Oil prices rose slightly on Tuesday after the previous day’s rally, supported by expectations of a tighter market as output talks of OPEC+ nations were called off, but concerns that members may start to increase production capped gains.
Brent crude was up 7 cents, or 0.1%, at $77.23 a barrel by 0052 GMT, after gaining 1.3% on Monday.
U.S. West Texas Intermediate (WTI) crude futures were at $76.38 a barrel, up $1.22, or 1.6%, from Friday’s close, having traded through a U.S. holiday to mark Independence Day without a settlement.
Ministers of the Organization of the Petroleum Exporting Countries (OPEC) and its allies, a group known as OPEC+, called off oil output talks and set no new date to resume them, after clashing last week when the United Arab Emirates rejected a proposed eight-month extension to output curbs, meaning no deal to boost production has been agreed.
“Expectations of OPEC+ not adding the extra supply to the market from August lent support on Monday, but investors are not keen to move in either direction from here due to uncertainty over actual actions by the OPEC+ members from next month,” said Toshitaka Tazawa, an analyst at commodities broker Fujitomi Co.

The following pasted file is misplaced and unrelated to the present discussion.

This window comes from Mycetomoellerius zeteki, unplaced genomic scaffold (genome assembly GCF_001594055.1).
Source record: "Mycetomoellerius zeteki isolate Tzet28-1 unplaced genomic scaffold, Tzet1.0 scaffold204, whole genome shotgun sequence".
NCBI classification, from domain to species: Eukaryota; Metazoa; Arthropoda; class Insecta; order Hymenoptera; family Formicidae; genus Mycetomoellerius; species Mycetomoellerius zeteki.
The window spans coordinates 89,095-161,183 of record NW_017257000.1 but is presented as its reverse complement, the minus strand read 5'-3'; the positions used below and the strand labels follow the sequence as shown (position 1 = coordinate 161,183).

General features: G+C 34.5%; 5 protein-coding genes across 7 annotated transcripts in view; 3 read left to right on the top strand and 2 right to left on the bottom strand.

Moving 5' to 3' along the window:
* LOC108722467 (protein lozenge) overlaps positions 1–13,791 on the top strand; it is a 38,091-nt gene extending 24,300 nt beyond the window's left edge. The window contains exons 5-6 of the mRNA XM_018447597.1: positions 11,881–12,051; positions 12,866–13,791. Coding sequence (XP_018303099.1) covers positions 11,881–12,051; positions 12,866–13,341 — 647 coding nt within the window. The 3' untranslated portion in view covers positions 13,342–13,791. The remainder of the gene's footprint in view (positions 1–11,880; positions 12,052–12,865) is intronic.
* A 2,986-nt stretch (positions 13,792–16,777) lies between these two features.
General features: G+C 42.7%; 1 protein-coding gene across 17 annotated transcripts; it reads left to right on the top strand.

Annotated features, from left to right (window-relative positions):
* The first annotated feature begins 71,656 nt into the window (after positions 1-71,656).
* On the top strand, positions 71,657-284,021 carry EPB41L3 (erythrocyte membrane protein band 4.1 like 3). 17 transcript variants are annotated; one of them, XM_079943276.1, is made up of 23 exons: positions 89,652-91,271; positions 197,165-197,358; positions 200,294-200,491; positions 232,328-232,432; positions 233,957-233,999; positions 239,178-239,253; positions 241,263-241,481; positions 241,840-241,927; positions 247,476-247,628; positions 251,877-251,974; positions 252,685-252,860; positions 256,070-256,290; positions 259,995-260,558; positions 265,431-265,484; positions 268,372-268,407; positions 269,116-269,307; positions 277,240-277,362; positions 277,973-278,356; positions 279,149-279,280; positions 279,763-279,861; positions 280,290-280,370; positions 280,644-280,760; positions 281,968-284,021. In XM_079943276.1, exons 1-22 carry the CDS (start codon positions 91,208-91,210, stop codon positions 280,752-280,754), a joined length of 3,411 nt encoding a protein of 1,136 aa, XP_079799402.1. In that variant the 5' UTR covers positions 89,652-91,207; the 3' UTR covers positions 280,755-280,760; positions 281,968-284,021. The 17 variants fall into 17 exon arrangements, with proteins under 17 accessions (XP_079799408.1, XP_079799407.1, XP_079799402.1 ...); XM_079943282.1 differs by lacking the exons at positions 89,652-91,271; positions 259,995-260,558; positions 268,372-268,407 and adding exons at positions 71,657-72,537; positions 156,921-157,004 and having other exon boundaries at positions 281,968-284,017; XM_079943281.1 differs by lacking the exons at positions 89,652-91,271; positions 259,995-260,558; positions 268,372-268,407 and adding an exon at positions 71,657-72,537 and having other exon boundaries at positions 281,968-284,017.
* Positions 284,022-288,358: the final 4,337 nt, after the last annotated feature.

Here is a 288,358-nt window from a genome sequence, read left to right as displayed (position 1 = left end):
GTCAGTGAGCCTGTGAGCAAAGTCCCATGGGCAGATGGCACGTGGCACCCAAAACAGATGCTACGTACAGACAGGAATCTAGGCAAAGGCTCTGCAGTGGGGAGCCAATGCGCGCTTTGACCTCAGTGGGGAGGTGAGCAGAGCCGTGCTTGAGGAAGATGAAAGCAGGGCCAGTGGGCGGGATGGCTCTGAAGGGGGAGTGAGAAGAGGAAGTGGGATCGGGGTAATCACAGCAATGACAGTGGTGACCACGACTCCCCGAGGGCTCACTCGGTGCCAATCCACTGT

Iraqi Oil Minister Ihsan Abdul Jabbar said on Monday that his country is committed to the current agreement with OPEC and its allies and does not want to see oil prices soaring above current levels to achieve stability.
He also said he hopes that in 10 days there could be a date for the next meeting.
OPEC+ agreed on record output cuts in 2020 to cope with a COVID 19-induced price crash.
The producers have been gradually easing the output restrictions, but a plan on Friday to lift output by about 2 million barrels per day (bpd) from August to December 2021 and to extend the pact on a series of gradual output shifts to the end of 2022 was blocked by the UAE.
“The sticking point focuses on UAE production levels under more normal circumstances. This is an issue we would expect OPEC to resolve prior to the termination of the current agreement in April 2022,” Alan Gelder, vice president at Wood Mackenzie, said in a report.
“These discussions will, however, likely prove difficult and protracted.”